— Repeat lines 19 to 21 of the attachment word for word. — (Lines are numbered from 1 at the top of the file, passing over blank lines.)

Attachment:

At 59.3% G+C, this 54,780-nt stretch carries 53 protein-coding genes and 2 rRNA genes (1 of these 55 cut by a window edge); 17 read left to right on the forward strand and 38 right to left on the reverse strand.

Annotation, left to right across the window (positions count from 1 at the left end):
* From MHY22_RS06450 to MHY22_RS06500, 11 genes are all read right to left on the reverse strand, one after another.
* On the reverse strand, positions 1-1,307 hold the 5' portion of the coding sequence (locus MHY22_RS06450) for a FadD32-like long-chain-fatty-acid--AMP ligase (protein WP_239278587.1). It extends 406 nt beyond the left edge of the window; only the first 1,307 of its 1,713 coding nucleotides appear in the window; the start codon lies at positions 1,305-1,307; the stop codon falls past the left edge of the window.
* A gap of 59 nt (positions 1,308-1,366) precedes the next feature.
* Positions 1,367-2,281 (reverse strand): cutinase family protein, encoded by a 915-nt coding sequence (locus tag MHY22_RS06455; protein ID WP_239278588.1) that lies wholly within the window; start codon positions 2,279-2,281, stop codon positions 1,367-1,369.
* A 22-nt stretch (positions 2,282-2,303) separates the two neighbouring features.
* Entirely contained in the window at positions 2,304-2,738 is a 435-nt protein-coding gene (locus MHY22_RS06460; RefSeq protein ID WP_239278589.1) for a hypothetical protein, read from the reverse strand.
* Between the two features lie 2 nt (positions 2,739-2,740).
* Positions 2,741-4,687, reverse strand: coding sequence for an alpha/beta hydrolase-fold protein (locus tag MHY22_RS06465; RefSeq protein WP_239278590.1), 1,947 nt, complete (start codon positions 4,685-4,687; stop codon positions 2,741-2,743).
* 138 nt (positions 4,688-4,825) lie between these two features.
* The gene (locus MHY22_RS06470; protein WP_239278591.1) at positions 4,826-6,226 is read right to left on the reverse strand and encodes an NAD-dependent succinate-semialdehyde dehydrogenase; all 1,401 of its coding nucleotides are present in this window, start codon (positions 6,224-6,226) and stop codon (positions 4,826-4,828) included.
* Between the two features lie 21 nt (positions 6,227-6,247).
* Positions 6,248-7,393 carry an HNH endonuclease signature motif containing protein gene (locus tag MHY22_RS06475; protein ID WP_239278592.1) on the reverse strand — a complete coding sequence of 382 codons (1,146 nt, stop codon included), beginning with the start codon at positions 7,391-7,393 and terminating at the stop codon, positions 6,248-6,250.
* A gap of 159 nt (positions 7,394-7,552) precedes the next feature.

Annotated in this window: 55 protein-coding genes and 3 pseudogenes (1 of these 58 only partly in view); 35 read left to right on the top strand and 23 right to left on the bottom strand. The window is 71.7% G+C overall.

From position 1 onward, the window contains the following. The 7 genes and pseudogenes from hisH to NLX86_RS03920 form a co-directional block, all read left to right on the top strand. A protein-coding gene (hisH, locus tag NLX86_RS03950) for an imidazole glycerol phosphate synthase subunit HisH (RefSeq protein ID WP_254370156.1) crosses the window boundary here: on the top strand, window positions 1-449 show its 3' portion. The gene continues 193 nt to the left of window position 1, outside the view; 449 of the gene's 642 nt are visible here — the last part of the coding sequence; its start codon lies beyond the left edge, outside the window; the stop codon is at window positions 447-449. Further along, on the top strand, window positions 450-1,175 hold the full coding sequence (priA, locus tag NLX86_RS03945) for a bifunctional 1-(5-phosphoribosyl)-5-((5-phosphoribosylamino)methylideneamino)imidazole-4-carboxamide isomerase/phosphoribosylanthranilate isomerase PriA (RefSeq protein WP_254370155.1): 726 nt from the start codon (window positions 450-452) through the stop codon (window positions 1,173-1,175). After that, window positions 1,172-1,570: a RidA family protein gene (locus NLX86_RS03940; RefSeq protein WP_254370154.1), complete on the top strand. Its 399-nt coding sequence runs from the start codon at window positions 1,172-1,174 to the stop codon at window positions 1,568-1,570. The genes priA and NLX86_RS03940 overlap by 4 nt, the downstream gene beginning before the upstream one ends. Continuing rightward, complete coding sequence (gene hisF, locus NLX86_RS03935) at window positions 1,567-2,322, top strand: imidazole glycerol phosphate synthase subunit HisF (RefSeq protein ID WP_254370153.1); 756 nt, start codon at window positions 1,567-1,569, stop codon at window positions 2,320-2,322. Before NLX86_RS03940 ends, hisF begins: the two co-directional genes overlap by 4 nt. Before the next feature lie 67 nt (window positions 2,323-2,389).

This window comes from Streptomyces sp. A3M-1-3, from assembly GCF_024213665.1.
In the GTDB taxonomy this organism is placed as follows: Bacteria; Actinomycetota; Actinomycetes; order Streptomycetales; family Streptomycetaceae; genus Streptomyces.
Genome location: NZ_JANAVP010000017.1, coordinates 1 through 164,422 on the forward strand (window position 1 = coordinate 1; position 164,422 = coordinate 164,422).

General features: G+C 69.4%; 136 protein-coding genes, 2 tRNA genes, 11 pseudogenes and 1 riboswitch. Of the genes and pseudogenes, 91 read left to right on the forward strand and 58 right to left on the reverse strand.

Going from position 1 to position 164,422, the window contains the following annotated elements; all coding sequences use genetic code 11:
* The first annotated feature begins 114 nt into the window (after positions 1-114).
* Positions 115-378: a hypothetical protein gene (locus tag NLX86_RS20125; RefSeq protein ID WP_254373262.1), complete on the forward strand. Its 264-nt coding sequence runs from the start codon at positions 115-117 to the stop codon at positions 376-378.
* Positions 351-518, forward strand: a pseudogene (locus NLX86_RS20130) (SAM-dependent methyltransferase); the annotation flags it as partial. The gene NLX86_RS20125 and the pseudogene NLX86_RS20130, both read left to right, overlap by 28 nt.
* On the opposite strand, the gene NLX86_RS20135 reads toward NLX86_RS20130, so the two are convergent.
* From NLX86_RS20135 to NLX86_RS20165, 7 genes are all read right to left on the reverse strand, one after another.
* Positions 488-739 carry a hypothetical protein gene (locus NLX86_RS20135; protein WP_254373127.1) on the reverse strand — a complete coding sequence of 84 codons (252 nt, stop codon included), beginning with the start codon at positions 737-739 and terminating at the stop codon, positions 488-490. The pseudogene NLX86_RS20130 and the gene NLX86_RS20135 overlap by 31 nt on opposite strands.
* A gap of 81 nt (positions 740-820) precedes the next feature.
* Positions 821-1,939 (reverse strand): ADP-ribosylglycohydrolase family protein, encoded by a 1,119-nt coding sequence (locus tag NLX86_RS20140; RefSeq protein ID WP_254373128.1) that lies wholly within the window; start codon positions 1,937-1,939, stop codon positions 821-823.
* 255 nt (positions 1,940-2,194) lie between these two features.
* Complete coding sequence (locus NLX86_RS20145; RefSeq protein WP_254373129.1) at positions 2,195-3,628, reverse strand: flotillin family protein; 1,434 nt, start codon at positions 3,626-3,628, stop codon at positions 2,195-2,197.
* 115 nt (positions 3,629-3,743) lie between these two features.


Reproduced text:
In the GTDB taxonomy this organism is placed as follows: Bacteria; Actinomycetota; Actinomycetes; order Streptomycetales; family Streptomycetaceae; genus Streptomyces.
Genome location: NZ_JANAVP010000017.1, coordinates 1 through 164,422 on the forward strand (window position 1 = coordinate 1; position 164,422 = coordinate 164,422).

General features: G+C 69.4%; 136 protein-coding genes, 2 tRNA genes, 11 pseudogenes and 1 riboswitch. Of the genes and pseudogenes, 91 read left to right on the forward strand and 58 right to left on the reverse strand.